The Way Back Home
Rev. Fr. Benjamin Sim, Sj (The Freeman) - March 11, 2018 - 12:00am

Perhaps the first part of today’s Gospel, which refers to the bronze serpent, an event in the Book of Exodus in the Old Testament, may cause some confusion, especially among the fundamentalist Christians, who consider any image an “idol.”

And here, God is ordering Moses to make a bronze serpent. Is god ordering that an “idol” be made?

In the Book of Exodus, when Moses was leading the Israelites from the land of slavery in Egypt to the Promised Land in Palestine, they lost faith in his leadership. They criticized both Moses and God. In order to bring them to their senses, God sent them an invasion of poisonous serpents, and many died from the bites of those snakes.

The people then repented of their rebellion and begged Moses to intercede for them with God, which Moses did. God immediately responded with forgiveness. He told Moses to make a bronze serpent and to set it on a pole, so that the people could easily see it. And so, from then on all those who were bitten by a snake and looked with faith at the bronze serpent were saved.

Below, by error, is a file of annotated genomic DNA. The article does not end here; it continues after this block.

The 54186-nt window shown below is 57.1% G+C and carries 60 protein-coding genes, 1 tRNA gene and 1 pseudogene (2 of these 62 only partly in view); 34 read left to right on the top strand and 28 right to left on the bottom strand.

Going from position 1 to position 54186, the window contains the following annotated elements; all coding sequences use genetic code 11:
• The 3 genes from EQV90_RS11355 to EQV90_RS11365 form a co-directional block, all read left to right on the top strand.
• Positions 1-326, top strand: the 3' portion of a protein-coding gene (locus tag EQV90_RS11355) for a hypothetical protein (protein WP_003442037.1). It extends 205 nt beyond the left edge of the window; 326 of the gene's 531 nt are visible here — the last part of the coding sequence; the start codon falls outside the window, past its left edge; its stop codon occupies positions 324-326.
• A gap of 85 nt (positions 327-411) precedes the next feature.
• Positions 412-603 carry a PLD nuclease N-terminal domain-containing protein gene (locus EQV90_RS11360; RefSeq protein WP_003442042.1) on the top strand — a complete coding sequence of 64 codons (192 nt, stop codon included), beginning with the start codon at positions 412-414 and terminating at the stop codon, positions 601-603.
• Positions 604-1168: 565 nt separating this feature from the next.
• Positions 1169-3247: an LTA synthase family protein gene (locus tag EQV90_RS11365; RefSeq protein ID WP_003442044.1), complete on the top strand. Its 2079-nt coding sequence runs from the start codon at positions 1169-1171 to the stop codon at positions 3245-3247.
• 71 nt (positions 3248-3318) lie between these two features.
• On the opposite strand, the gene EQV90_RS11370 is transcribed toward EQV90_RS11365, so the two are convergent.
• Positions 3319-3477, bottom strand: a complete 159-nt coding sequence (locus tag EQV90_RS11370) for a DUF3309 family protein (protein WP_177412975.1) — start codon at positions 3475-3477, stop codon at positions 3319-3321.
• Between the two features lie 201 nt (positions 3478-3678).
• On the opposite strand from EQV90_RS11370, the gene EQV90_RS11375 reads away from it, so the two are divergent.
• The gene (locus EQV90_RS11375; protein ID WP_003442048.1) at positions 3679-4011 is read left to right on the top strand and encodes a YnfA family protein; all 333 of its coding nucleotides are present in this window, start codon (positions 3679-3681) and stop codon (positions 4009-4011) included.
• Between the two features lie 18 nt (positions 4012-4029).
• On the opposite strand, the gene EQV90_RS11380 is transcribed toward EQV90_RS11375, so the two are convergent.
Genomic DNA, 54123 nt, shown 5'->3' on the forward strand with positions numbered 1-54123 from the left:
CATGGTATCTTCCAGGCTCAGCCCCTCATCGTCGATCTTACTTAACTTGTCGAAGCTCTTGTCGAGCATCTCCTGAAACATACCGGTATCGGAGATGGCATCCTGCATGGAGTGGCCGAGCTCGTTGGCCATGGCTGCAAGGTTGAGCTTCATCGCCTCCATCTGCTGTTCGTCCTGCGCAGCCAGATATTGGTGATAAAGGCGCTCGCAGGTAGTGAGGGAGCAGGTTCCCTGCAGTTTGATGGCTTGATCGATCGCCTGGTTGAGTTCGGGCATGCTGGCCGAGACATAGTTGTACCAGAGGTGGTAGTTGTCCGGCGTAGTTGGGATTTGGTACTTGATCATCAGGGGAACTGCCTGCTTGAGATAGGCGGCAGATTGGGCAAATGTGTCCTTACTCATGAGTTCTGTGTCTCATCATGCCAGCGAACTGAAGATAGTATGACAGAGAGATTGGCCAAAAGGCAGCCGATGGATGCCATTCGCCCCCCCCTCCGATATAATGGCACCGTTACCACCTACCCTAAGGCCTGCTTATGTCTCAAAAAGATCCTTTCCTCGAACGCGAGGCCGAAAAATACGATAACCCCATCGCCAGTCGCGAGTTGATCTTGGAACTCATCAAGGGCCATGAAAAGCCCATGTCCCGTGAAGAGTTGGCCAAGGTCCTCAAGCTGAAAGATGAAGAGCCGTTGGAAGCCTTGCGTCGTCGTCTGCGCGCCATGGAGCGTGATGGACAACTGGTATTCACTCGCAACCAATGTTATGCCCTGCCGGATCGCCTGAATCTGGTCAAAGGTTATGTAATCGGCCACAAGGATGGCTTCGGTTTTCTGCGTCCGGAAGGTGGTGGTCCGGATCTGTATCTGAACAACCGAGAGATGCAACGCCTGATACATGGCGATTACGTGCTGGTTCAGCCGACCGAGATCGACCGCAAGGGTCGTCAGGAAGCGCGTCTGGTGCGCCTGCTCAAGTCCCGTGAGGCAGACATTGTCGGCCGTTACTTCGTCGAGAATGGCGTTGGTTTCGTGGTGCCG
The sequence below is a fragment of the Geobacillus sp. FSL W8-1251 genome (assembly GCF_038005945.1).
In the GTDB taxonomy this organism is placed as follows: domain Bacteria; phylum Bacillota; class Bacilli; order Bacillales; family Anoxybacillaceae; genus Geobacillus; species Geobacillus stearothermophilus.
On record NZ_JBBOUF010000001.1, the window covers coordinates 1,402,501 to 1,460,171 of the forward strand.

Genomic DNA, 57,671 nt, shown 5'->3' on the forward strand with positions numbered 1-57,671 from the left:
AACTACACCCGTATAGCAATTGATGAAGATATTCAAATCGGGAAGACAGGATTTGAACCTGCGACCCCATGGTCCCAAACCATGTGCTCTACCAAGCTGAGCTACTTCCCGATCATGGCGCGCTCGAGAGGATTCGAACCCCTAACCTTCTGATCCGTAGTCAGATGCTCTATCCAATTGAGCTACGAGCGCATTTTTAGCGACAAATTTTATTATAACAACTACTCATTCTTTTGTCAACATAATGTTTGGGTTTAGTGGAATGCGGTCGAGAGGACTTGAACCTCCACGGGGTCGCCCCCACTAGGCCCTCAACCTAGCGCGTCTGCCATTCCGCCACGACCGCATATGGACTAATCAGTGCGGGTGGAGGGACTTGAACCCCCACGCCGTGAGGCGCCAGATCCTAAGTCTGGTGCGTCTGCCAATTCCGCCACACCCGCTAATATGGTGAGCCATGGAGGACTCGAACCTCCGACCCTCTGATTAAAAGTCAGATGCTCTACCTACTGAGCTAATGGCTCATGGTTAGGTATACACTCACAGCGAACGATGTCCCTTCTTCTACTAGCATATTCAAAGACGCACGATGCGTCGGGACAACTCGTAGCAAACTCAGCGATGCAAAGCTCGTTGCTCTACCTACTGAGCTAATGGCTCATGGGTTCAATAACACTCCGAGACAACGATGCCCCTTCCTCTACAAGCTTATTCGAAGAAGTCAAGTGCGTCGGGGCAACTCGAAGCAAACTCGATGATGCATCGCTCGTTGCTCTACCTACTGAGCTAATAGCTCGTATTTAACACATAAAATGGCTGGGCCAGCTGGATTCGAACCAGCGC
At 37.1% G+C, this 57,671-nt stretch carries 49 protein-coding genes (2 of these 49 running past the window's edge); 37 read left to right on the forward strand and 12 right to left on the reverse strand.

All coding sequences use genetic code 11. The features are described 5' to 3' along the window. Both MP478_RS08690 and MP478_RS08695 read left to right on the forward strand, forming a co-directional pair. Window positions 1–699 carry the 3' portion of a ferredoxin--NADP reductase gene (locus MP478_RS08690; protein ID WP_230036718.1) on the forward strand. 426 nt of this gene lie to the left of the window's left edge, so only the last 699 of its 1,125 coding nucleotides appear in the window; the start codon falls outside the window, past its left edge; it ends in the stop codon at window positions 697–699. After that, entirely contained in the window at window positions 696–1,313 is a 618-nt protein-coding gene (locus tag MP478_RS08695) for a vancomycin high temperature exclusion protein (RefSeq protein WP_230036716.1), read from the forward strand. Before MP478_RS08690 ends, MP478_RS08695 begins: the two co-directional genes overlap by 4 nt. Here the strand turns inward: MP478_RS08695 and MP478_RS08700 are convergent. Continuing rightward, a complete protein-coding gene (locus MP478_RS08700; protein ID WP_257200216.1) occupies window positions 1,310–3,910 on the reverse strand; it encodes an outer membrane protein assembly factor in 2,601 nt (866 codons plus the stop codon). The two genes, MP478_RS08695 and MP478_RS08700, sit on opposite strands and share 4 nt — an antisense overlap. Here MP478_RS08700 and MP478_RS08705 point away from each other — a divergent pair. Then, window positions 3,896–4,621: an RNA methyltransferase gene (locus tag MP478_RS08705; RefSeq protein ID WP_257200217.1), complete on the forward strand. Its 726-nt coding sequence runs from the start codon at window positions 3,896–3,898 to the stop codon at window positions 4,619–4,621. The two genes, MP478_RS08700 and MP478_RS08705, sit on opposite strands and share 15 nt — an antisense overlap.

Incidentally, it is from this event that the medical profession has chosen the image of the snake coiled around a pole as the symbol for its healing profession.

In today’s Gospel Jesus parallels this Exodus event with his own crucifixion on Calvary.

He explains that whoever looks upon him with faith will be healed spiritually just as the Israelites were healed, when they looked upon the bronze serpent.

How does the Exodus event relate to us?

The message for us is quite simple. All of us are victims of sin. From the time of Adam and Eve in the garden of Eden we gave in to the temptation of the Satanic Snake. Mankind has been poisoned by pride, greed, lust, envy, laziness, gluttony, hatred, violence, corruption, and all forms of sin.